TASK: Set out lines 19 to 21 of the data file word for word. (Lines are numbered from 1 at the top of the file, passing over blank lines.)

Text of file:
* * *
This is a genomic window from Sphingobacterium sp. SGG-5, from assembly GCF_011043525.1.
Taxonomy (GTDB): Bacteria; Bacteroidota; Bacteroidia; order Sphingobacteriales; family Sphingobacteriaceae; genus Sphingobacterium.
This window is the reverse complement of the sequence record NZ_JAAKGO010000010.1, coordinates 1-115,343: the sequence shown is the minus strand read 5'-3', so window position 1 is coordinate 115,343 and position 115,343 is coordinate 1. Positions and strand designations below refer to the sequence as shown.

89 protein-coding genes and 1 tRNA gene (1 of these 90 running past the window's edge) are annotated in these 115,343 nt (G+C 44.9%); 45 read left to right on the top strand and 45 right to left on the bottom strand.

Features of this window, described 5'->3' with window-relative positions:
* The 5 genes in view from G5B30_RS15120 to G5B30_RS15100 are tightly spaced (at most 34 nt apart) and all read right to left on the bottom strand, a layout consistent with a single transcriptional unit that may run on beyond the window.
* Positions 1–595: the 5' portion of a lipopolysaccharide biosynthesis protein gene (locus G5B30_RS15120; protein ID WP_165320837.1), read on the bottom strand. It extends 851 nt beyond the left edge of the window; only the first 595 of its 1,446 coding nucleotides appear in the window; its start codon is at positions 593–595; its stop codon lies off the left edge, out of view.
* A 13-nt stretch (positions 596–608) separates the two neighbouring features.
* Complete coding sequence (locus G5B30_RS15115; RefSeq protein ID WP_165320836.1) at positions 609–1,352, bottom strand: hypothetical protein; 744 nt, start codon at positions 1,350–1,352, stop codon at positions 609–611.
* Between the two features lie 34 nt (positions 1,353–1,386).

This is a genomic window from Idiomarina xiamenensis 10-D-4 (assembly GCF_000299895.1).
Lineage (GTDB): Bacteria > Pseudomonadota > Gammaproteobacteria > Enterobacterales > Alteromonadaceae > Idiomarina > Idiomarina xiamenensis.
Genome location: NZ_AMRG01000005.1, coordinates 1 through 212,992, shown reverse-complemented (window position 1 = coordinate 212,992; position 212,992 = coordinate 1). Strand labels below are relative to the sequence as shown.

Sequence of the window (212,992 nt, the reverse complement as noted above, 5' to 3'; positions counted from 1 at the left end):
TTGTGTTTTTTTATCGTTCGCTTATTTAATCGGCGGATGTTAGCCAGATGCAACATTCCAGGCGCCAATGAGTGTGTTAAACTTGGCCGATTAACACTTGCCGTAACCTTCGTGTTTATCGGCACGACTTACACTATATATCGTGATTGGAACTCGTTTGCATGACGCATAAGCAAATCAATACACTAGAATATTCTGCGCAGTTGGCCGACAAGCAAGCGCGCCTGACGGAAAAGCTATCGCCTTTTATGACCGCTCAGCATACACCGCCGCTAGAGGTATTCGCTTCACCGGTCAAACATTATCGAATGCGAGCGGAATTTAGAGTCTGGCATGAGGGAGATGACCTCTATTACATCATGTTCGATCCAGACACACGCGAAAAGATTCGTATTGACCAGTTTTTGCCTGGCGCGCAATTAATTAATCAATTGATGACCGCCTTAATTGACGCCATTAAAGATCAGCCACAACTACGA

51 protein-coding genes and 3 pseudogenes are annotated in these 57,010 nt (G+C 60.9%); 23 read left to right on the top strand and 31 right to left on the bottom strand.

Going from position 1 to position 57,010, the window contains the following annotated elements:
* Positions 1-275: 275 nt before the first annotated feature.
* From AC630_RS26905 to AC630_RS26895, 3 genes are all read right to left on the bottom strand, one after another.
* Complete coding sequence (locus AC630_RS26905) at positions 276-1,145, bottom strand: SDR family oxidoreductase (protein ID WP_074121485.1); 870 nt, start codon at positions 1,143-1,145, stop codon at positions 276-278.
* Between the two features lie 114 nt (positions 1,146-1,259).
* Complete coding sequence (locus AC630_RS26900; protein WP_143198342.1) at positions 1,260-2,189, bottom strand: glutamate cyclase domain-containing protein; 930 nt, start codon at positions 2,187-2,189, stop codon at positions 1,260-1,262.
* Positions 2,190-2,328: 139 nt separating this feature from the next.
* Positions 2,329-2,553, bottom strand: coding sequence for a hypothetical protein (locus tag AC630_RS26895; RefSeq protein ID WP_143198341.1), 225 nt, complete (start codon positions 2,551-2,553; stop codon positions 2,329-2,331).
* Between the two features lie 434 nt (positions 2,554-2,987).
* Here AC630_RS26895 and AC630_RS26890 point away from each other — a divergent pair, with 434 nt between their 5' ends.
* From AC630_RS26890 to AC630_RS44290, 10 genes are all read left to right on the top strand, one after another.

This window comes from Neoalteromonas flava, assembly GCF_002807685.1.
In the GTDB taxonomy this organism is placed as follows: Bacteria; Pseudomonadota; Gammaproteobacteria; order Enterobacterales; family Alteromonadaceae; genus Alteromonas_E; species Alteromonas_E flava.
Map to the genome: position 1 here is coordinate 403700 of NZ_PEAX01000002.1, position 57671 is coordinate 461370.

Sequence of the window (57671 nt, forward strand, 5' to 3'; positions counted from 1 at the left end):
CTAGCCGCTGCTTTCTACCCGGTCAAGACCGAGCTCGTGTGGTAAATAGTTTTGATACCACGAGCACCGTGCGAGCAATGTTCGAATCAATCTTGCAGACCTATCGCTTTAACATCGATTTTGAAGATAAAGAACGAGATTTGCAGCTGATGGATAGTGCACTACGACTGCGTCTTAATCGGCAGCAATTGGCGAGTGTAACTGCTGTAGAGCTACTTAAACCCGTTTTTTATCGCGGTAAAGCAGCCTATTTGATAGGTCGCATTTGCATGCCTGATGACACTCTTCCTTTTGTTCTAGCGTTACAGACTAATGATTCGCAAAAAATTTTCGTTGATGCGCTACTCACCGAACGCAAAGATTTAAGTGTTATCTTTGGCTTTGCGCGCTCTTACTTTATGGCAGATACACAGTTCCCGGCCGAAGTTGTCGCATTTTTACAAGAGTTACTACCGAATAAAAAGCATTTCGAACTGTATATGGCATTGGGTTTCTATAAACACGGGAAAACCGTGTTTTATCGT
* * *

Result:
* From AC630_RS26905 to AC630_RS26895, 3 genes are all read right to left on the bottom strand, one after another.
* Complete coding sequence (locus AC630_RS26905) at positions 276-1,145, bottom strand: SDR family oxidoreductase (protein ID WP_074121485.1); 870 nt, start codon at positions 1,143-1,145, stop codon at positions 276-278.
* Between the two features lie 114 nt (positions 1,146-1,259).